RESULTSBaseline Characteristics of Study Patients

We enrolled 1318 patients throughout Spain who met the aforementioned inclusion and exclusion criteria between June 2013 and March 2014. Baseline characteristics are shown in Table 1. Mean age was 73.8 years (± 9.4 years) and 758 patients (57.5%) were men. The most prevalent risk factor was hypertension, which was observed in 1068 patients (81.0%), followed by hypercholesterolemia in 711 (54.0%), and diabetes mellitus in 386 (29.0%). Other notable comorbidities were ischemic stroke, in 210 patients (15.9%), and major bleeding, in 44 (3.3%). At the initiation visit, most patients, n=948 (71.9%), were treated with acenocoumarol, 68 (5.2%) with warfarin, and 303 (23.0%) with a novel direct OAC. Left atrial appendage closure had been performed in 3 patients (0.2%). Mean scores for thromboembolic and bleeding risk indices were: CHADS2, 2.32; CHA2DS2-VASc, 3.79, and HAS-BLED, 1.99. CHA2DS2-VASc=0 was found in 4.9% of the patients; CHA2DS2-VASc=1 in 24.1%, and CHA2DS2-VASc ≥ 2 in 71% of the patients. HAS-BLED score was < 3 and ≥ 3 in 72.4% and 27.6% of the patients, respectively. Antiplatelets were used in 126 patients (9.8%), aspirin in 95 (7.4%), clopidogrel in 21 (1.6%), prasugrel in 1 (0.1%), and dual antiplatelet therapy was used in 9 patients (0.8%).

Table 1.

Baseline Characteristics of the Study Population

Patients  1318 
Women  560 (42.5) 
Age, years  73.8±9.4 
Age ≥ 75 years  689 (52.3) 
Cardiovascular risk factors
Hypertension  1068 (81.0) 
Hypercholesterolemia  711 (54.0) 
Diabetes mellitus  386 (29.3) 
Smoker  60 (4.6) 
Concomitant disease
Renal disorder  251 (19.0) 
Hepatic impairment  13 (1.0) 
COPD and/or sleep apnea  222 (16.8) 
Peripheral vascular disease  92 (7.0) 
Previous stroke  210 (15.9) 
Thyroid dysfunction  173 (13.1) 
Alcohol or drug use  210 (15.9) 
Major bleeding  44 (3.3) 
Previous heart disease  629 (47.7) 
Heart failure  376 (28.5) 
Coronary artery disease  245 (18.6) 
CHADS2
0  64 (4.9) 
1  318 (24.1) 
≥ 2  936 (71.0) 
CHA2DS2-VASc
0  16 (1.2) 
1  86 (6.5) 
≥ 2  1216 (92.3)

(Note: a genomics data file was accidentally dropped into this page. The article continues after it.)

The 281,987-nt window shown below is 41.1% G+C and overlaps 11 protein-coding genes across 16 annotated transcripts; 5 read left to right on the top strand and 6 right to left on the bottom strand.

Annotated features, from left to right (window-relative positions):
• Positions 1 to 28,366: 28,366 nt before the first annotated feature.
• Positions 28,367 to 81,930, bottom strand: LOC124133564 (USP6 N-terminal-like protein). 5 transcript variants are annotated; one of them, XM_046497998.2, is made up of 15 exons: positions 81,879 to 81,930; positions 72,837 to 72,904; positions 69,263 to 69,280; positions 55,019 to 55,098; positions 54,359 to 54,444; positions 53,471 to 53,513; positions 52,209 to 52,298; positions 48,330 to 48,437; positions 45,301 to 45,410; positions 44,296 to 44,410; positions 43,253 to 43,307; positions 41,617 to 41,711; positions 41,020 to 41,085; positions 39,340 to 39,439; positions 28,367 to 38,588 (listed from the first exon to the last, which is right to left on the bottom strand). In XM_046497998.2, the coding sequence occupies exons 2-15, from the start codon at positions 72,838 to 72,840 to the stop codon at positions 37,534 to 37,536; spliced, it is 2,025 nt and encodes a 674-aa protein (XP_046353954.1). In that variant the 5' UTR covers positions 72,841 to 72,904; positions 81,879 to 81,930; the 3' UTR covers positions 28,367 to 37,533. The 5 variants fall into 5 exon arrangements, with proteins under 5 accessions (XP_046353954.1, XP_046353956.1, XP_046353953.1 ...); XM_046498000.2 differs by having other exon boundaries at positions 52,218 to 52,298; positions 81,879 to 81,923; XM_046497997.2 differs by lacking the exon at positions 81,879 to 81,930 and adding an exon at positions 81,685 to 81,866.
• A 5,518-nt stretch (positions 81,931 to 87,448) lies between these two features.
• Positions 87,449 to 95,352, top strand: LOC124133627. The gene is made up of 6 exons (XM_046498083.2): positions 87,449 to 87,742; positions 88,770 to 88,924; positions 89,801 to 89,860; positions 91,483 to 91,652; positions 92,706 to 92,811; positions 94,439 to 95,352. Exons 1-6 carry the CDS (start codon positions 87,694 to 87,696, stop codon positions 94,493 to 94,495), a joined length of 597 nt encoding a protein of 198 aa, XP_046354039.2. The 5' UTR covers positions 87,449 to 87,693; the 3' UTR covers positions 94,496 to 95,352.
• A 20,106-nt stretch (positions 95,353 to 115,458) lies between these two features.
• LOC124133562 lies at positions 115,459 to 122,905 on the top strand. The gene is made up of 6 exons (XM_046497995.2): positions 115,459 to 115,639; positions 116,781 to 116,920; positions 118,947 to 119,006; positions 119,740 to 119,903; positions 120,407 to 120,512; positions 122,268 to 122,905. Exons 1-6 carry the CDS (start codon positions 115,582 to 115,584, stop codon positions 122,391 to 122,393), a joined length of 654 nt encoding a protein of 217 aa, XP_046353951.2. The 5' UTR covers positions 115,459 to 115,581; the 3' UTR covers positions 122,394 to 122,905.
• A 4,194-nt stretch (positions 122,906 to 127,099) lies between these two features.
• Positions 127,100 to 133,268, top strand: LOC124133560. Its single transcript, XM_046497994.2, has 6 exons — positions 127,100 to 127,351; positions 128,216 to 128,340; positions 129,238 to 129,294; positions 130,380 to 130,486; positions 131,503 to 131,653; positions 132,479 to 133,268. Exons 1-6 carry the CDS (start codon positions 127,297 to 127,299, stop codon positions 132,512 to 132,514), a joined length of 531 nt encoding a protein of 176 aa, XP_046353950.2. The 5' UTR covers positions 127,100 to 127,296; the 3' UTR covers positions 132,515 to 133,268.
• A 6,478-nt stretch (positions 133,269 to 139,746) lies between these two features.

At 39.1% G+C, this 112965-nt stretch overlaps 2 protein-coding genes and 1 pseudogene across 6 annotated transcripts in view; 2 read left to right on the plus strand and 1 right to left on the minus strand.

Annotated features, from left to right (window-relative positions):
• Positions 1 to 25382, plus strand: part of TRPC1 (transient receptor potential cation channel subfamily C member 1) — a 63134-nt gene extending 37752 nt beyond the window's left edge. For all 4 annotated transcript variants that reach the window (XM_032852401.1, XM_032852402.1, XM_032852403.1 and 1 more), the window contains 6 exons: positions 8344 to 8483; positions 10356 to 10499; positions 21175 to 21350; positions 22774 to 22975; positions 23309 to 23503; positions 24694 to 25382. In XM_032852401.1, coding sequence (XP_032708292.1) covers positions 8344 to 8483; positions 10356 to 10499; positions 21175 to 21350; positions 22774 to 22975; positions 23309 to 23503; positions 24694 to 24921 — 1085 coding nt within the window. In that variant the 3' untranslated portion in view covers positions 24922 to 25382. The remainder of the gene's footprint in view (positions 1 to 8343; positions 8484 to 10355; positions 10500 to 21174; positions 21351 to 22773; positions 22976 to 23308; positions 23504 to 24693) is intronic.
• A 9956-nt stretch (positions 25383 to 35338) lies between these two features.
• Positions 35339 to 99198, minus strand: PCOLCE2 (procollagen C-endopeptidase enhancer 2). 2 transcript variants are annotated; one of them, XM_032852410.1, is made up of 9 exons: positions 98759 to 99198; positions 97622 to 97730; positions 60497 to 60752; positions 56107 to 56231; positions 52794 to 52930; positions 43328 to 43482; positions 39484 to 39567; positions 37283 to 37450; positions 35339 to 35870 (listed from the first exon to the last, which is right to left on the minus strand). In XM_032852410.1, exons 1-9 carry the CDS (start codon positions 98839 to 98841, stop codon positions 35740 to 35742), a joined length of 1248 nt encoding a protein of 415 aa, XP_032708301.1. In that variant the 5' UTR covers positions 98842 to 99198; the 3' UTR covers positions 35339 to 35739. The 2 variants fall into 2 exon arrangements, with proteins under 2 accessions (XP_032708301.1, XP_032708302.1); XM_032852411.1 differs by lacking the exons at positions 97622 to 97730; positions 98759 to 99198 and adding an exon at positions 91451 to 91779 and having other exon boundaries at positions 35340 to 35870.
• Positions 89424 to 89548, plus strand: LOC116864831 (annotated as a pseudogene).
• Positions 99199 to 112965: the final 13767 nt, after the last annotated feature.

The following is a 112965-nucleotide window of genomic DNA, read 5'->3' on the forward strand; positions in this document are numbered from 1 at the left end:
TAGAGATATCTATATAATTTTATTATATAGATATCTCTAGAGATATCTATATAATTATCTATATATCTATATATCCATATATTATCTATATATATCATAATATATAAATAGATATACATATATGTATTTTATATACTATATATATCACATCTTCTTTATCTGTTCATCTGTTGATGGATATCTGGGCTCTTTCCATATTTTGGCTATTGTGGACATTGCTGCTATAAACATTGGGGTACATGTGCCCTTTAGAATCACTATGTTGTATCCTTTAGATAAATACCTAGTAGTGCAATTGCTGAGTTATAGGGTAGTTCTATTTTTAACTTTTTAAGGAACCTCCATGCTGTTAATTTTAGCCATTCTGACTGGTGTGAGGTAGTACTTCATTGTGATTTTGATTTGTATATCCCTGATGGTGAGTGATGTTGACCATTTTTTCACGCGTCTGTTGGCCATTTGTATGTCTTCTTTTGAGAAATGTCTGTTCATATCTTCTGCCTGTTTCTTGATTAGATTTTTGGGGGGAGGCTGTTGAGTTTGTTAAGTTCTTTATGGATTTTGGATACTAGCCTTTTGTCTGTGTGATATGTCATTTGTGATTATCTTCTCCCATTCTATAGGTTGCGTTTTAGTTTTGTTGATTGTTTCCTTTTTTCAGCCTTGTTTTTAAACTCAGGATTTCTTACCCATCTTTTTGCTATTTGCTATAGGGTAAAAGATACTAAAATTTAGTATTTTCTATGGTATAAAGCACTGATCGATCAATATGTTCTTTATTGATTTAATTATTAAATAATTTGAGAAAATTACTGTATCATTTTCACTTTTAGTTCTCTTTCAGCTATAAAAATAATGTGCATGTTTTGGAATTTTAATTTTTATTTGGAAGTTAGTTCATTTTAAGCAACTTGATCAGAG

HAS-BLED ≥ 3  363 (27.7) 
Concomitant treatment
Diuretics  784 (59.5) 
ACE inhibitor  411 (31.2) 
ARB  540 (41.0) 
Statins  742 (56.3) 
Antiplatelets  130 (9.9) 
Anticoagulation therapy
Vitamin K antagonists  1016 (77.1) 
Acenocoumarol  948 (71.9) 
Warfarin  68 (5.2) 
Novel direct anticoagulants  303 (23.0) 

ACE, angiotensin-converting enzyme; ARB, angiotensin receptor blockers; CHADS2: heart failure, hypertension, age ≥ 75 years, diabetes mellitus, ictus/transient ischemic attack; COPD, chronic obstructive pulmonary disease; HAS-BLED: hypertension, abnormal renal/liver function, stroke, recent bleeding history or predisposition, labile international normalized ratio, elderly, use of drugs predisposing to bleeding/alcohol abuse; VASc: vascular disease, age 65 to 74 years, female sex.

Data are expressed as no. (%) or mean±standard deviation.

Type of Atrial Fibrillation and Type of Control Strategy Chosen

Atrial fibrillation was paroxysmal in 367 patients (28%), permanent in 656 (50%), persistent in 231 (17.6%) and long-standing persistent in 59 (4.5%). New-onset AF was found in 66 patients (5%). Time since AF diagnosis was 3.2 years (1.8 years). Nearly a third of the patients (32.2%) were in sinus rhythm at the baseline visit. A rhythm control strategy was chosen in 39.4% of the patients (45.3% of the patients younger than 75 years and 30.2% aged 75 years or older). A rate control strategy was chosen in 60.6% (54.7% younger than 75 years and 69.8% aged 75 years or older) (P < .001). Cardioversion had been performed previously in 41.9% (electrical cardioversion in 19%, pharmacological cardioversion in 22.9%). Ablation had been performed previously in 3.4% (2.2% for paroxysmal AF, 1.3% for persistent AF, and 0.15% for long-standing persistent AF). Table 2 shows the characteristics of patients classified by rhythm or rate control strategy. Patients who received rhythm control were younger, had a lower prevalence of diabetes mellitus, chronic obstructive pulmonary disease, renal impairment and HF, and a higher prevalence of thyroid dysfunction history. The modified Charlson comorbidity index was lower in this group. Rhythm control was chosen in 44.1% of the patients seen by cardiologists and in 19.2% seen by internists or primary care physicians (P<.001). There were no significant differences for the other variables analyzed (Table 2).

Table 2.

Characteristics of Patients Classified by Rhythm or Rate Control Strategy

  Rhythm control  Rate control  P 
Patients (n=1318)  39.4  60.6   
Age, years  71.0±9.3  75.5±9.0  < .001 
Women  44.5  41.2  .240 
Comorbidities and CVRF
History of hypertension  80.5  81.7  .589 
History of hyperlipidemia  55.5  53.0  .375 
Diabetes mellitus  25.3  31.9  .011 
Current smoker  5.22  4.1  .361 
COPD/OSA  12.9  19.5  .002 
Kidney disease  16.0  20.9  .026 
Dialysis  0.2  0.9  .119 
Liver disorder  0.9  1.0  .946 
Cancer  7.2  9.1  .198 
Aortic or lower limb arterial disease  6.0  7.5  .283 
Previous stroke  16.1  18.8  .196 
Previous noncerebral embolism  2.1  2.6  .558 
Thyroid dysfunction  16.6  10.8  .002 
Use of drugs predisposing to bleeding or alcohol abuse  2.9  4.6  .113 
Modified Charlson comorbidity index  0.98±1.11  1.27±1.20  < .001 
Heart history